After having an understanding of the learning style model presented by Dr. Ken and Rita Dunn, I enumerated or at least identified my learning components in relation to their 21 elements. It’s a bit interesting to become aware of these factors as they truly influence the manner an individual gains learning. Below is the summary of my own learning components relevant to this model.
- Sound. As I previously mentioned in this journal, I enjoyed reading and studying my lessons while music is playing as it helps me relax and filter out extraneous sounds/noises
- Light. I prefer studying in a bright environment as it prevents me from sleeping 😀
- Temperature. I can’t study in a very hot weather. I perspire easily and it makes me uncomfortable to focus on my lessons while feeling the “heat” in and out
- Design. It’s a combination of informal and formal designs. At first, I will study my lessons using a chair and desk (an office set-up to formalize the setting) and then I will shift to my couch, to bed, and there it goes… sleeping comes next! 😀
- Motivation. Admittedly, my motivation fluctuates. There were times I’m so eager to learn and study because of many factors (inspiration and positive outlook) while there were times I’m a fan of procrastination (prioritizing gimmicks, leisure, etc.).
- Persistence. I don’t like the atmosphere of studying one subject/course at a long period of time. For instance during college, I review my major subject for 3-4 hours, followed by 1-2 hours for minor subjects, before going back to major subject. I’m also used to do “multitasking” (though I realized this is not healthy for optimum learning).
- Responsibility. I am generally conforming most especially when it comes to deadlines, specific instructions and the like. I know studying and learning entail big personal responsibility.
- Structure. At times I’m really keen to the “specifics” of a certain project. But more often than not, I’m into experimenting, and adding my own flavors of creating such pieces.
- For the most part, I like to study my lessons alone as I can concentrate more. But it doesn’t mean that I’m not into open discussions and brainstorming. I usually do my part first of understanding the topics at hand, then I will enrich this by exchanging ideas and points with other people. Definitely if the project requires group effort, I can say that I’m comfortable collaborating with different individuals.
- Mobility. I can finish my lessons in a plain sitting condition. I’m not into moving or doing such things while reading.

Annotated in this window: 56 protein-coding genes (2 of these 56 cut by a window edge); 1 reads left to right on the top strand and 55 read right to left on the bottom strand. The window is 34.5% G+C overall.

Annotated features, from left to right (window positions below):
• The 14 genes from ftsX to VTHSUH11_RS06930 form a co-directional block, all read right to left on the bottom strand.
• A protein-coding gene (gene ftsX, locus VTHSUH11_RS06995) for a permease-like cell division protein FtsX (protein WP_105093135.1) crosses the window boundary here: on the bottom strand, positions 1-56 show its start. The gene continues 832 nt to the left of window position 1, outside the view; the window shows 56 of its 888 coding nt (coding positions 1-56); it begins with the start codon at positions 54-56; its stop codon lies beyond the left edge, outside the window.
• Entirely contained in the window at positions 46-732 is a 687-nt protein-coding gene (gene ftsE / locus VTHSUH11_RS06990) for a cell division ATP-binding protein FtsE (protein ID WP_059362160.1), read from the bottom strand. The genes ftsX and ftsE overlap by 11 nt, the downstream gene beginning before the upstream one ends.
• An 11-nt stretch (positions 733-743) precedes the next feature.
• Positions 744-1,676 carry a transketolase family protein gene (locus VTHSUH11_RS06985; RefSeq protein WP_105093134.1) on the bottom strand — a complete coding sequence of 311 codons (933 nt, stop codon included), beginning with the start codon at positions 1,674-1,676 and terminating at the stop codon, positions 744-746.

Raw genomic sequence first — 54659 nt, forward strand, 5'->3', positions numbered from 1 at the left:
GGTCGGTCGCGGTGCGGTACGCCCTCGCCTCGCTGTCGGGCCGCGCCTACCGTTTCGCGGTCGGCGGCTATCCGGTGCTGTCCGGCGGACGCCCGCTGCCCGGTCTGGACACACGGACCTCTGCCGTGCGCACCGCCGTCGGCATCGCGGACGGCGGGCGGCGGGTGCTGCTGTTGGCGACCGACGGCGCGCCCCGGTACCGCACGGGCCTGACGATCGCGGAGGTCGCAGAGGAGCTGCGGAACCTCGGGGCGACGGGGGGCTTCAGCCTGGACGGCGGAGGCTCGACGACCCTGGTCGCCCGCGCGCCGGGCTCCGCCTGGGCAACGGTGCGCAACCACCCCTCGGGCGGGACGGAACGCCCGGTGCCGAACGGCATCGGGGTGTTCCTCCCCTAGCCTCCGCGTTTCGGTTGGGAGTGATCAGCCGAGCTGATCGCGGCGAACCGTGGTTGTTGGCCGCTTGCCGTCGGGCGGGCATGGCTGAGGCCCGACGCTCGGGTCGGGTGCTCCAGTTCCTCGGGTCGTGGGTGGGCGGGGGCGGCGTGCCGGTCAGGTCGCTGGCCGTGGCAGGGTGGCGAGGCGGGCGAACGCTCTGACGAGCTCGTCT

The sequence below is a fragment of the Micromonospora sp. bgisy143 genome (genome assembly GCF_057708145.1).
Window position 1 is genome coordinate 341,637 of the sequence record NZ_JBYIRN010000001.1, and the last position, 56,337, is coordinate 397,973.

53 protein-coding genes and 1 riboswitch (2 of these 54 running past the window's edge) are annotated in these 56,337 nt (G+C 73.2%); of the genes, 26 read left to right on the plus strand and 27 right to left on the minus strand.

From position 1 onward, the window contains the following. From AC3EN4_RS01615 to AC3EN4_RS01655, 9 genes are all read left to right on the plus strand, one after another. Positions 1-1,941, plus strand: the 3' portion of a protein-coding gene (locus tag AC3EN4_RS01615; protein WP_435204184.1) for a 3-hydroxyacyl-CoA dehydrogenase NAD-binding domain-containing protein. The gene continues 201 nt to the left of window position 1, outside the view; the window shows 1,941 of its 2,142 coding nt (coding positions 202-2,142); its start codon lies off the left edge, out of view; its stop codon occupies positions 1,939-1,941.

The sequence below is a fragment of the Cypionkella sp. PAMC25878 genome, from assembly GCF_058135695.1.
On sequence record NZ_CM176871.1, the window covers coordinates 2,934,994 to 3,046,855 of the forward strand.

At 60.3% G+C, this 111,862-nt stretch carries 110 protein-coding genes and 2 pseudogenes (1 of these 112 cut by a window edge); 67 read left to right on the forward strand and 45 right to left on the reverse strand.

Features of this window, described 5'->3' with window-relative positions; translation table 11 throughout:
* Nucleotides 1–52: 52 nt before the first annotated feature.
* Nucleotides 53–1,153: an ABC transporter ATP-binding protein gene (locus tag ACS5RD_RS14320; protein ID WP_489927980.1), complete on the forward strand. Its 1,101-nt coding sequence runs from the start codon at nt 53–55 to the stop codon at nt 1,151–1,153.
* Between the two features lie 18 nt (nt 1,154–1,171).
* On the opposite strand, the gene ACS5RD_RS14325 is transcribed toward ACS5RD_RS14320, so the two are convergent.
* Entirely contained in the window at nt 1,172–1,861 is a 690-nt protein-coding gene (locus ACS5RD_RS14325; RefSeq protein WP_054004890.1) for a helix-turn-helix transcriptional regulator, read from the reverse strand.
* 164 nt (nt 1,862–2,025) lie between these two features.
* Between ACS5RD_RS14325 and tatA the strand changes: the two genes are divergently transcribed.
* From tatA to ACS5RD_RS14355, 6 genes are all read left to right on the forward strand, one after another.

- Intake. This is one important component in my own learning. To break the monotony of my studying, I do eat a lot of food (nuts, sweets, breads and junks). I also make this a reward for me (let say, I will only have my favourite pasta ONLY after completing chapters 1-3 of a book).
- Time of the Day. I prefer studying my lessons when the noise level is at its lowest. In our place, it will be during late night (10pm onwards) to early morning (4am to 6am).
- Perceptual Modes. I’m a combination of being a visual and auditory learner. I like it when I see the application of certain concepts (return demonstration) as it gives me a clearer picture of how to do things right. I’m also a fan of teachers who possess a well-modulated voice. It captures my attention easily.
- Generally, I can say that I’m into inductive reasoning where I focus on the small things first before actually understanding the general picture. However at times, I also enjoy looking at the big picture first and from there gathering and bringing out the small pieces.
- I think my left hemisphere predominates not just because I’m right handed but also the fact that I’m not into creative and artistic thinking for the most part. I prefer analysing things out over creating exceptional arts.
- Lastly, I prefer to think and reflect first before saying or stating it out. It’s not like playing on the safe side but it’s more of being responsible to the ideas and points you’re about to share.
Understanding own learning style may seem difficult but with guiding model like this, we can easily identify or at least have an overview on how we learn things best. Learning styles i believe are subject to change over time, but one thing is for sure: it aids in optimizing learning experiences by making it more meaningful and comfortable.
The Dunn and Dunn Learning Styles Model. Retrieved May 28, 2013 from http://www.seechangeconsulting.com.au/images/Page_file_Library_Documents/Dunn%20and%20Dunn%20Model.pdf